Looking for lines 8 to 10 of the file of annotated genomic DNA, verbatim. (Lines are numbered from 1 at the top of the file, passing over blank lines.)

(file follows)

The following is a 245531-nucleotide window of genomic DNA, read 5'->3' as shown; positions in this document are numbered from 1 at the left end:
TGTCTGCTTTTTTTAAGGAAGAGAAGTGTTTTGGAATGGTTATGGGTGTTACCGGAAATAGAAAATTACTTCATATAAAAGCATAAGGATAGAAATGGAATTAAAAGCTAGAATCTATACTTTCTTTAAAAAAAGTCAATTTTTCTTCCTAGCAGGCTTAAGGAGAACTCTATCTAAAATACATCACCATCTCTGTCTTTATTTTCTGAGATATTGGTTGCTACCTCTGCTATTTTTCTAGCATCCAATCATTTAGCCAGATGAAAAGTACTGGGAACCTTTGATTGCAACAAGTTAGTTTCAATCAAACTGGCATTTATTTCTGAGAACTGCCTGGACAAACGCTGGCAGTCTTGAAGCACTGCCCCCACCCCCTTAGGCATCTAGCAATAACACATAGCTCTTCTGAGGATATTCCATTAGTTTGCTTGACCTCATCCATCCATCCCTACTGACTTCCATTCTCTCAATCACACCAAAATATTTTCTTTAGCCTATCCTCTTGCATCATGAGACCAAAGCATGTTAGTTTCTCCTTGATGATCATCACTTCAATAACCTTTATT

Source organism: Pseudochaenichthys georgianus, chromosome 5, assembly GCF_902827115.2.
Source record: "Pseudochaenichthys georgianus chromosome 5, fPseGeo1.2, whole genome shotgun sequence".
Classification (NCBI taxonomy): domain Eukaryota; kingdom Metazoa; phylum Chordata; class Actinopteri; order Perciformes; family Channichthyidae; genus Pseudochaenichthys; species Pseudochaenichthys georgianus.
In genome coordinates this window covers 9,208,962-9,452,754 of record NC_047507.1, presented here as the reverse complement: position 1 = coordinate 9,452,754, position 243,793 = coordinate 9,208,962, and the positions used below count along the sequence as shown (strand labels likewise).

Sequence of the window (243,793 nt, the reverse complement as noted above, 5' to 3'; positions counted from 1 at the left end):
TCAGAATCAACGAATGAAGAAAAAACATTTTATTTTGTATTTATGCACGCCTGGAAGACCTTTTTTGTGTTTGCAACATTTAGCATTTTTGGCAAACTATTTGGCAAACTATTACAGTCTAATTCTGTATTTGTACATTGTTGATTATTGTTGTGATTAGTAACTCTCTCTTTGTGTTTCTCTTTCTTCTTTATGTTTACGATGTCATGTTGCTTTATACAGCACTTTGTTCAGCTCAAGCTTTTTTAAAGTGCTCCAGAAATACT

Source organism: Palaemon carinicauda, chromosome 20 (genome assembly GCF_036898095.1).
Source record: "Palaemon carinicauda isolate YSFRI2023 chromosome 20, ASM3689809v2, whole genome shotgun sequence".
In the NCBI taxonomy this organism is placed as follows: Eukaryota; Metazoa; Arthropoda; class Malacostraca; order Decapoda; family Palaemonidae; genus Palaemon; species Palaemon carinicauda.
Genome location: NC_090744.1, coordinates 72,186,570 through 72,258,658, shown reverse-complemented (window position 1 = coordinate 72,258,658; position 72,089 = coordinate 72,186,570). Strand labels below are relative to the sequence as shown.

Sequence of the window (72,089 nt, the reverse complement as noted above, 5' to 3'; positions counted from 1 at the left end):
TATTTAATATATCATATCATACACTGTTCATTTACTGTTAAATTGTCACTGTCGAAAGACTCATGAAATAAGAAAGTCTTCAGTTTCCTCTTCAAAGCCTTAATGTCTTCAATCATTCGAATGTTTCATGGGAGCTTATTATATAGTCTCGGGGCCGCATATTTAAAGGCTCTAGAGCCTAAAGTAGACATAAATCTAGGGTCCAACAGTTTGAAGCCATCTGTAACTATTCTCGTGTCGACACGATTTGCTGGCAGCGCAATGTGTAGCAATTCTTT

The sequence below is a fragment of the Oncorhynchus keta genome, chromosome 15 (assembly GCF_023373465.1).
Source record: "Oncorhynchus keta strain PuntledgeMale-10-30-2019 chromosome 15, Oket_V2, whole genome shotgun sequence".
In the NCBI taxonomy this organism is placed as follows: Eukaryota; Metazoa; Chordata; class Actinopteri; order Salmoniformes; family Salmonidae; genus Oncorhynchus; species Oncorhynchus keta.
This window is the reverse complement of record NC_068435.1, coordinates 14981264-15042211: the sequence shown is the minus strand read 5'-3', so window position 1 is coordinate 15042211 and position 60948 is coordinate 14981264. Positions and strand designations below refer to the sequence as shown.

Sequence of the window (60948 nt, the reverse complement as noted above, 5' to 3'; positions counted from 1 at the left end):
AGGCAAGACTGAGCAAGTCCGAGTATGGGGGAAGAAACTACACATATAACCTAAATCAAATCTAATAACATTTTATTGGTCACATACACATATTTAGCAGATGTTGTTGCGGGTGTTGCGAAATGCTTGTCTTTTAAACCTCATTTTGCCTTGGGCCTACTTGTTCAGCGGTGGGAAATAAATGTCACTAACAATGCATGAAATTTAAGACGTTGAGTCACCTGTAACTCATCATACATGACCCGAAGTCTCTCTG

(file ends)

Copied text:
TCAGAATCAACGAATGAAGAAAAAACATTTTATTTTGTATTTATGCACGCCTGGAAGACCTTTTTTGTGTTTGCAACATTTAGCATTTTTGGCAAACTATTTGGCAAACTATTACAGTCTAATTCTGTATTTGTACATTGTTGATTATTGTTGTGATTAGTAACTCTCTCTTTGTGTTTCTCTTTCTTCTTTATGTTTACGATGTCATGTTGCTTTATACAGCACTTTGTTCAGCTCAAGCTTTTTTAAAGTGCTCCAGAAATACT

Source organism: Palaemon carinicauda, chromosome 20 (genome assembly GCF_036898095.1).
Source record: "Palaemon carinicauda isolate YSFRI2023 chromosome 20, ASM3689809v2, whole genome shotgun sequence".